Crabgrasses (Digitaria spp.)
Smooth crabgrass (D. ischaemum) and large crabgrass (D. sanguinalis) are warm season annuals that reproduce primarily by seeds. Large crabgrass can also reproduce by long, rooting tillers. Seeds of both plants can germinate from mid spring through summer when soil temperatures at the 1/4” level are 55° to 60°F for 5 to 10 consecutive days and can continue germinating in soil temperatures to 95°F. These plants reproduce from seeds found in the soil throughout much of the growing season when moisture and light are present and soil temperatures are warm. Both crabgrasses are branched and grow upright or prostrate. Large crabgrass is normally mat forming, often has purple stems, and can grow to more than 3 feet in height. Smooth crabgrass is usually 15 inches or less. The leaves of large crabgrass are pale blue green, hairy on both sides, and with edges that may be rough. They are flat, sharply pointed, 1/4 to 2/5 inch wide, and 2 to 6 inches long. Smooth crabgrass leaves are normally dull green, sometimes purple tinged, and with margins that may be rough. They are sharply pointed, sparsely hairy near the base, 1 to 4 inches long, and 1/8 to 1/4 inch wide. Large crabgrass flowers are borne in a raceme with 3 to 13 purplish finger-like spikes up to 6 inches long. They occur in whorls at end of stout stalk during August and September. The flowers of smooth crabgrass are borne in a raceme with 2-to-6 finger-like, purplish spikes up to 4 inches long, and at end of flowering stalk. They also occur August and September.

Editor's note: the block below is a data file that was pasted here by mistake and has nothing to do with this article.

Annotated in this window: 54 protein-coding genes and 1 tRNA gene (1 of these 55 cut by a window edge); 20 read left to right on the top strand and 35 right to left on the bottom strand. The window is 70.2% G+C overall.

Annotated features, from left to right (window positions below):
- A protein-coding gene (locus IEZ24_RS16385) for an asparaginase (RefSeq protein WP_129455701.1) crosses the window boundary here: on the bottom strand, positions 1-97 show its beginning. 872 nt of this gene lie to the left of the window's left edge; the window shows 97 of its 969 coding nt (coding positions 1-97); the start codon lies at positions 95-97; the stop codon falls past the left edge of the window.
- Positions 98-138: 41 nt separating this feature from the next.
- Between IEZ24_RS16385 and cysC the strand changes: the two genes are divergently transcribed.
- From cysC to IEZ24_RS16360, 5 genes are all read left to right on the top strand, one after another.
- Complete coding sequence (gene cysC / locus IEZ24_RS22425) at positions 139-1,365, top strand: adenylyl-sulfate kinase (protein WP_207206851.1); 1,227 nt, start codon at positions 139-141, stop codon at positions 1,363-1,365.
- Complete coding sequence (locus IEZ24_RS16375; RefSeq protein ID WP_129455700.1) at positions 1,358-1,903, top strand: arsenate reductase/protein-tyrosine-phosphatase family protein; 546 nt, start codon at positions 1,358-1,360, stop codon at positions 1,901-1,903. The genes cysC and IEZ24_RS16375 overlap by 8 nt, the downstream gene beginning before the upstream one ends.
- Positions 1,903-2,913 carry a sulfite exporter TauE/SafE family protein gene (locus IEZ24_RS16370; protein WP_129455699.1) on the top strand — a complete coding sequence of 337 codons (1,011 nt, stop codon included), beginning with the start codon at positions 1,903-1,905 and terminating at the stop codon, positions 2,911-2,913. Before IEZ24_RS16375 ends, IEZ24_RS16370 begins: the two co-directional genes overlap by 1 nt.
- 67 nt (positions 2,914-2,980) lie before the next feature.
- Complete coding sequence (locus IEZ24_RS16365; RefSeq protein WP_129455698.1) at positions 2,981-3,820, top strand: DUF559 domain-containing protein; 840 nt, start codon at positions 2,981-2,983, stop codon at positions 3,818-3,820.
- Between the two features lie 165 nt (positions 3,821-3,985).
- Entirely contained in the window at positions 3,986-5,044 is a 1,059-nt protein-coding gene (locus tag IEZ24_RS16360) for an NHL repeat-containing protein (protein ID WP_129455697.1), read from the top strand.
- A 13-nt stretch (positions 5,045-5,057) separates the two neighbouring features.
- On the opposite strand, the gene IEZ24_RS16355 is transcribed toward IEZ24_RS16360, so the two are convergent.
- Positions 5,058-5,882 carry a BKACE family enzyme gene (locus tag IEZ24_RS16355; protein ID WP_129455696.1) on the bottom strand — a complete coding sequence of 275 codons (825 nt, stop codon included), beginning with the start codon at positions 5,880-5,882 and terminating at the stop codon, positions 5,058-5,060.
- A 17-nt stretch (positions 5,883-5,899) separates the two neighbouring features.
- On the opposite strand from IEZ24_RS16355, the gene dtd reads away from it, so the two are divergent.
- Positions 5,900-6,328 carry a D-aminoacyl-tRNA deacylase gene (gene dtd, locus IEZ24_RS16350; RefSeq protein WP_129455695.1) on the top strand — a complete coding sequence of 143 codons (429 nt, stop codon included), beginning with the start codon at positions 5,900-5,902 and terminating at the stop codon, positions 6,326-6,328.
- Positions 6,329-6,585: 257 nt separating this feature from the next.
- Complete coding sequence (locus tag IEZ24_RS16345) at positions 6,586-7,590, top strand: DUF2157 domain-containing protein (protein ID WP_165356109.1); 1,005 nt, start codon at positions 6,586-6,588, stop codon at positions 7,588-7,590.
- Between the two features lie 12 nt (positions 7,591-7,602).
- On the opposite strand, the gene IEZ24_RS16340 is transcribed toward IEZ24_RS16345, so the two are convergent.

Both crabgrasses can be found in most warm, moist, fertile lawns in full sun where turf is thin or mowed too short. They tolerate hot, dry, compacted soils after establishment, and may spread aggressively to crowd out desirable grasses.
Maintaining a dense, healthy lawn through proper turf selection, establishment, and maintenance is the recommended non-chemical control for the crabgrasses. Avoid light, frequent irrigation, spring cultivation, short mowing, and summer fertilization. They can also be hand-pulled or mechanically removed.
Apply preemergence herbicides before germination when soil temperatures stabilize at 50 - 55°F for several consecutive days; postemergence herbicides should be applied when plants are small.